Insurers told to disclose last year’s premiums on renewal notices
General insurance providers have been told by the Financial Conduct Authority (FCA) to disclose last year’s premium at each renewal by 1 April 2017.
In addition, renewals will also need to include text to encourage consumers to check their cover and shop around for the best deal.
Further, insurers will be tasked with identifying customers who have renewed with them four consecutive times, and give them extra information to encourage them to compare quotes and cover elsewhere.
Lastly, where a consumer’s circumstances have changed during the course of holding their policy, firms must give an annualised premium reflecting any mid-term adjustments, instead of last year’s premium.
The move comes after the FCA initially proposed the measures in December 2015 following a trial of 300,000 insurance customers which found that showing the previous premium on renewal notices was the best way to increase consumer engagement.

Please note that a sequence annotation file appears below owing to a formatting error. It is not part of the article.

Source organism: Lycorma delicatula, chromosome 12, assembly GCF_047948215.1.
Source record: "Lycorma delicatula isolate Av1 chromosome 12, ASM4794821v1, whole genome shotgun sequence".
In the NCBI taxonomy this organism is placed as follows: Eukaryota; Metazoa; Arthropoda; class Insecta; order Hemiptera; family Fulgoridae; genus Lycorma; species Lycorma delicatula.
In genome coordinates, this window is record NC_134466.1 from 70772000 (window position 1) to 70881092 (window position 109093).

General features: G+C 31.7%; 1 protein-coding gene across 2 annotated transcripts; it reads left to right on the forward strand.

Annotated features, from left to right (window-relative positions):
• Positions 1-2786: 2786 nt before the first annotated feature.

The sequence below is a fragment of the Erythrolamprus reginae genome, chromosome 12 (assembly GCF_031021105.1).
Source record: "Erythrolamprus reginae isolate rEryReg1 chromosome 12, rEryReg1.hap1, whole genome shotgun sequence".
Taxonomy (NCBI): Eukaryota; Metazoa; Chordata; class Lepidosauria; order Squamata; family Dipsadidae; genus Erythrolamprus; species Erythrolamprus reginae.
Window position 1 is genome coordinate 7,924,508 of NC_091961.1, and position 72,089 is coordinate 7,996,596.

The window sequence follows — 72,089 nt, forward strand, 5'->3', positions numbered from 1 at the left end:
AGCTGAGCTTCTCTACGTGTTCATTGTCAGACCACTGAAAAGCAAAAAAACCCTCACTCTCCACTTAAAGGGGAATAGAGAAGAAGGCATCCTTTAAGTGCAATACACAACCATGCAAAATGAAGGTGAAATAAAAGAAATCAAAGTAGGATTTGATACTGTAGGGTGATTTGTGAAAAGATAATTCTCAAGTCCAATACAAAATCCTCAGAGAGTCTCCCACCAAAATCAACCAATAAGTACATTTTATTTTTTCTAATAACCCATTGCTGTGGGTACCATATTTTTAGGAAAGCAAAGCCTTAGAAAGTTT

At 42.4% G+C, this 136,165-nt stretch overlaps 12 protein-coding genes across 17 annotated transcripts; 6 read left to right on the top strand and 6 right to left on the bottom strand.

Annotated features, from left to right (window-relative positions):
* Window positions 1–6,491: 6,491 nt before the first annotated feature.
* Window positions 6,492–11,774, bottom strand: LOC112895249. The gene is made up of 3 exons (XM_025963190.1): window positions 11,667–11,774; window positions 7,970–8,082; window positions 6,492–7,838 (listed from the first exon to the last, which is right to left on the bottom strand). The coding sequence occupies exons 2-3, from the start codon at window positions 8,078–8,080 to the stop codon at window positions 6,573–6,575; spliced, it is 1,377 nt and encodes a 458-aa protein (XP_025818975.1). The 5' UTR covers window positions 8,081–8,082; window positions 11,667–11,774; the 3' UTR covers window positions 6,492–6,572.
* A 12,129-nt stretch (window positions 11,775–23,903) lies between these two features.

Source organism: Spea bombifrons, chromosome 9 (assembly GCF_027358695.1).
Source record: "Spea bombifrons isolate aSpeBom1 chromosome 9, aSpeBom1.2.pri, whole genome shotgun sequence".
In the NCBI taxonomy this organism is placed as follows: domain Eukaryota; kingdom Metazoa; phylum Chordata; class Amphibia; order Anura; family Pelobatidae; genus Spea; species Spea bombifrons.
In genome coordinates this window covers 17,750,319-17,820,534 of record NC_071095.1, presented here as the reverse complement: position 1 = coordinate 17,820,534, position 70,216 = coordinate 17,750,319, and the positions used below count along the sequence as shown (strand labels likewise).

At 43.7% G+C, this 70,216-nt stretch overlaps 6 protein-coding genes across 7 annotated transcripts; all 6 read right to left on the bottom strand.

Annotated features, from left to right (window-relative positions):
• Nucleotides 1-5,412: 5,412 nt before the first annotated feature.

However, Kevin Pratt, consumer affairs expert at MoneySuperMarket, said the measures have failed to address automatic renewal.
He said: “The FCA said it wanted to increase transparency and engagement but it has failed on one of the industry’s worst practices: auto-renewal. Our research shows that consumers are losing out to the tune of £1.3bn a year because of auto-renewals in motor insurance alone – on average that’s a whopping £113 per annum per consumer. The FCA had a real opportunity to be bold and tackle this issue but its measures fall short and consumers are the ones that are going to lose out.
“The frustrating thing is that the FCA’s measures contain the seeds of success. We support, for example, the need to disclose last year’s premium at renewal as well as the targeting of sticky consumers to encourage them to shop around. But ultimately the measures lack teeth and are a piecemeal approach to solving a problem which needs a much more comprehensive set of measures. Most disappointing of all, some of the most potentially effective are merely non-binding guidance, leaving little hope for meaningful adoption by the industry.”
He said the comparison site will be lobbying the government to ensure consumers are informed that when they take out a policy, they are giving permission to be auto-renewed. It will also call for cancelling auto-renewal to be made much easier. “These are just some of the concrete measures we are putting forward. In the meantime, our advice to consumers is don’t get caught out – shop around for a better deal and you could save hundreds of pounds.”